Organize for Innovation

Organize for Innovation

How to drive change through your existing hierarchy

Most organizations fail to drive successful change. In the end, an inability to adapt to change usually means failure at some point. If you can’t innovate, the market will sooner or later kill your business. This does not always happen because your company is unable to identify pain points and new business opportunities; it is  just that you are not able to execute full innovation.

Innovation is not only about generating creative ideas. It is not only about brainstorming workshops, learning about Design Thinking, and setting up an idea-management process. Innovation is also about packaging your idea into a great product. It is about UX design, product architecture, and business modeling. Ultimately, innovation is about marketing, generating momentum, and convincing the market to adopt your product.

Innovation has many stakeholders

Just in these few sentences, we have touched on many disciplines and departments of a modern company. This leads to the question: How we can successfully foster innovation when it means driving change in every department and among different enterprise stakeholders? A company with a high innovative capacity will not only try to bring new products to market, but also to innovate from within by renewing its processes, rules, and organizational structure.

Organizations are typically built to withstand change. In the typical corporate development lifecycle, we want to increase efficiency. Therefore we build hierarchies, develop processes and systemize tasks. These hierarchies are not made to drive innovation or accelerate change. We can even describe the creation of hierarchies as the opposing force of rule-breaking innovation. If we need both forces in modern companies, how can we organize them? How can we organize for sustainable efficiency and innovative capacity the same time?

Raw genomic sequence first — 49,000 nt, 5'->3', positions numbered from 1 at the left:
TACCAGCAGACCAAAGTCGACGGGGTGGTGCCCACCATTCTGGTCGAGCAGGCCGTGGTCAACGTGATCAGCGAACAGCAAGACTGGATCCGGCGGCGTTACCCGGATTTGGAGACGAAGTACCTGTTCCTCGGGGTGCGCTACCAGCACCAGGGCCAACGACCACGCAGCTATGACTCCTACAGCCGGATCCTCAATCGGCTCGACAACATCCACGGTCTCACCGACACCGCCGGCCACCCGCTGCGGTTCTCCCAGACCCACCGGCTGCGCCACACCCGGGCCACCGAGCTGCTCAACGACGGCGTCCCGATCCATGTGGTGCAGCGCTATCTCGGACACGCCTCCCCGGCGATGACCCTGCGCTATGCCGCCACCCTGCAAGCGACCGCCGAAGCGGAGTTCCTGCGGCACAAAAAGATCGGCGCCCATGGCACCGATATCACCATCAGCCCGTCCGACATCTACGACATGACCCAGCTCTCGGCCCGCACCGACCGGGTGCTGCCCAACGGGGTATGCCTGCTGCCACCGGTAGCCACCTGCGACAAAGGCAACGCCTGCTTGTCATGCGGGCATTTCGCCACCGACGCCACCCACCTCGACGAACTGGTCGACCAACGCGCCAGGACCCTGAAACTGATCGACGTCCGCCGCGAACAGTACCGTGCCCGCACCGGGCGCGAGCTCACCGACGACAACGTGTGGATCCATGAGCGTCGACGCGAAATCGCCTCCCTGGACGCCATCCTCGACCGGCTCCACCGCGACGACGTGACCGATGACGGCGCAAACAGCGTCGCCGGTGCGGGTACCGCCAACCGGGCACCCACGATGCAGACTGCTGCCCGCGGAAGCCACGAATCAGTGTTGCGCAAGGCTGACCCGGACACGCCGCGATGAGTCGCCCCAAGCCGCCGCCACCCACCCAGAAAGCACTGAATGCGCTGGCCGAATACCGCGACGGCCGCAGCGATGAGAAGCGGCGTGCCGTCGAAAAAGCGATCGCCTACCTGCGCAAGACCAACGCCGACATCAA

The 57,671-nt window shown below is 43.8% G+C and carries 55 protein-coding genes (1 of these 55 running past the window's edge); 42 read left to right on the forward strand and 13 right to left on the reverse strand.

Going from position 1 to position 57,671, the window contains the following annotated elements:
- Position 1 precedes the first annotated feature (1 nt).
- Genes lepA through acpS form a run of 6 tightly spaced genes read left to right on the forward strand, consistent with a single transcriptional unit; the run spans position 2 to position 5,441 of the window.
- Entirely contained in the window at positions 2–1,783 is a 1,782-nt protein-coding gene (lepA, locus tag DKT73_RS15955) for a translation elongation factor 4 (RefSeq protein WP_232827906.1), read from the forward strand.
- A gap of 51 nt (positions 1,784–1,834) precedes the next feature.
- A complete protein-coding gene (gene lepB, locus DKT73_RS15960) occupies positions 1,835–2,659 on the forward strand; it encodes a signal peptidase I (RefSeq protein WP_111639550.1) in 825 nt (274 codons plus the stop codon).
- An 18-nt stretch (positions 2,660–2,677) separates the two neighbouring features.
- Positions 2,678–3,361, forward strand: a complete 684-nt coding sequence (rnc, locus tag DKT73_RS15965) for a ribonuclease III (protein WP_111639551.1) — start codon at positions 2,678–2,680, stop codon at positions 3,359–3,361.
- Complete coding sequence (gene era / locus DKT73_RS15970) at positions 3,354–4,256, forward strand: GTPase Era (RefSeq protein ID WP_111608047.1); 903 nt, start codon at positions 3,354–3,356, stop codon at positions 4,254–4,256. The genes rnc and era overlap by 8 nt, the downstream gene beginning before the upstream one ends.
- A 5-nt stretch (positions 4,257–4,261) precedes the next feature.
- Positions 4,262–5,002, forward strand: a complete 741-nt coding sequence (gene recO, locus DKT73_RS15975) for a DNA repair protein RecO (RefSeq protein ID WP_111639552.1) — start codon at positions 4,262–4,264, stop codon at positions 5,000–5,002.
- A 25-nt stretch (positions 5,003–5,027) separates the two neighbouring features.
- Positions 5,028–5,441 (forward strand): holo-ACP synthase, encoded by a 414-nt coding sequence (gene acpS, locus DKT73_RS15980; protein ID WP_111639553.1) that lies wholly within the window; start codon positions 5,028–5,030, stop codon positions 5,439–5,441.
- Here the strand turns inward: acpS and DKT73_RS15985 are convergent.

Two organizational structures form one organization

In his book “Accelerate”, John P. Kotter proposes a twofold organizational structure; with hierarchy on one hand, and a network system on the other. He compares the network system with the natural system which occurs when entrepreneurs launch a new company. In this system, there is less structure. It allows for speed, flexibility, and agility in corporate development. Over time, companies shift from this organic organizational structure to a more formal hierarchy. From an innovator’s perspective this may sound “wrong”, but a hierarchy has clear advantages that cannot be denied: it formalizes processes, allows repetitive tasks to be accomplished faster, introduces measurability and accountability, increases efficiency, ensures continuous quality, and strengthens the company in terms of developing a robust business system. A network system, on the other hand, allows for rapid change, is flexible, and focusses on people’s responsibility instead of safeguarding the system (e.g., by enforcing quality guidelines).

The organizational form of a hierarchy…

  • Increases efficiency and reliability
  • Is based on metrics: introduces measurability and accountability